[Marxism] Turns out '68 Riots *Not* Responsible for Humphrey Defeat (or, why Todd Gitlin is a shit-eater)

M. Junaid Alam junaidalam at msalam.net
Sun Aug 29 07:25:30 MDT 2004


GOP Convention 2004
*Challenging a Media Myth: '68 Riots Didn't Doom Humphrey*

By Greg Mitchell

Published: August 27, 2004 11:38 AM EST
*NEW YORK* If you've read or heard it once, you've probably read or 
heard it a hundred times in the past few weeks: If anti-Bush protests 
turn violent at the Republican National Convention in New York next 
week, it will surely doom Sen. John Kerry to defeat in November. After 
all, the conventional wisdom holds, this is precisely what happened to 
Vice President Hubert Humphrey in 1968 after the infamous street battles 
that took place in Chicago during the Democratic gathering there, at the 
height of the Vietnam War.

As often is the case in such distant matters, a little research shows 
that this is plain bunk. Humphrey actually gained in the polls 
immediately following the convention.

According to Gallup Poll data, in a national survey taken Aug. 7-12, 
1968, before the Chicago convention, Republican nominee Richard M. Nixon 
easily led Humphrey (who was expected to get his party's nod later that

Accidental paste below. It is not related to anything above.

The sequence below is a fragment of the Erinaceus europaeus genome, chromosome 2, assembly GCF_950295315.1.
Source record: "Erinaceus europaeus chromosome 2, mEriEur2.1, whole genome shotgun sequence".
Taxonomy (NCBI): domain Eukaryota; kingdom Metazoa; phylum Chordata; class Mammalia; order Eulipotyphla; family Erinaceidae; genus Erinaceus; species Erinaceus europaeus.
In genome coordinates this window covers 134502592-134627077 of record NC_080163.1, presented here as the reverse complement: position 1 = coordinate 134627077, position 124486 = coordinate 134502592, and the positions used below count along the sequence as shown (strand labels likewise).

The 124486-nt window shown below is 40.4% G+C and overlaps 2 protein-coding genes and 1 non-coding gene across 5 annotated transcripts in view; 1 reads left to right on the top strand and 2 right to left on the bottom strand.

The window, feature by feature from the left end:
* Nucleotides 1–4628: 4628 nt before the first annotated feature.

month in Chicago) by 38.5% to 26%, with the third-party candidate, Gov. 
George Wallace, grabbing 16.7%.

So what did the Gallup survey taken on Aug. 30 of that year, immediately 
after the Chicago convention, with the protestor/police riots still 
fresh in the public's mind, show? Humphrey actually gained support, with 
Nixon steady at 38.2%, Humphrey up to 28.7% and Wallace at 19.5%.

In other words, post-riots, Humphrey, who had trailed by 12.5%, had 
closed the gap to 9.5%.

The next poll, taken Sept. 19-24, showed almost no difference. Only 
later did Humphrey make his run, nearly catching Nixon in the popular 
vote (partly due to the vice president belatedly taking a more dovish 
position on the war).

Another question often raised in accounts of 1968: Why was there such 
anger among antiwar protestors and dovish Democratic delegates over the 
convention choosing Humphrey as their candidate?

One explanation: Gallup, in that pre-convention poll taken Aug. 7-12, 
also asked where people would stand if the peace candidate, Sen. Eugene 
McCarthy, got the Democratic nod. The result put McCarthy much closer to 
Nixon than Humphrey at that point: Nixon 38.6%, McCarthy 33.4% and 
Wallace 15.5%.

Asked to pick the party nominee, 48% named McCarthy, 36% Humphrey.

Perhaps that's why, in the August 30 poll, a vast majority of Americans 
(76% in favor) said they favored "a nationwide primary election" to 
select nominees in the future, not party conventions.

/Greg Mitchell (gmitchell at editorandpublisher.com 
<mailto:gmitchell at editorandpublisher.com>) is editor of E&P and author 
of seven books on history and politics./

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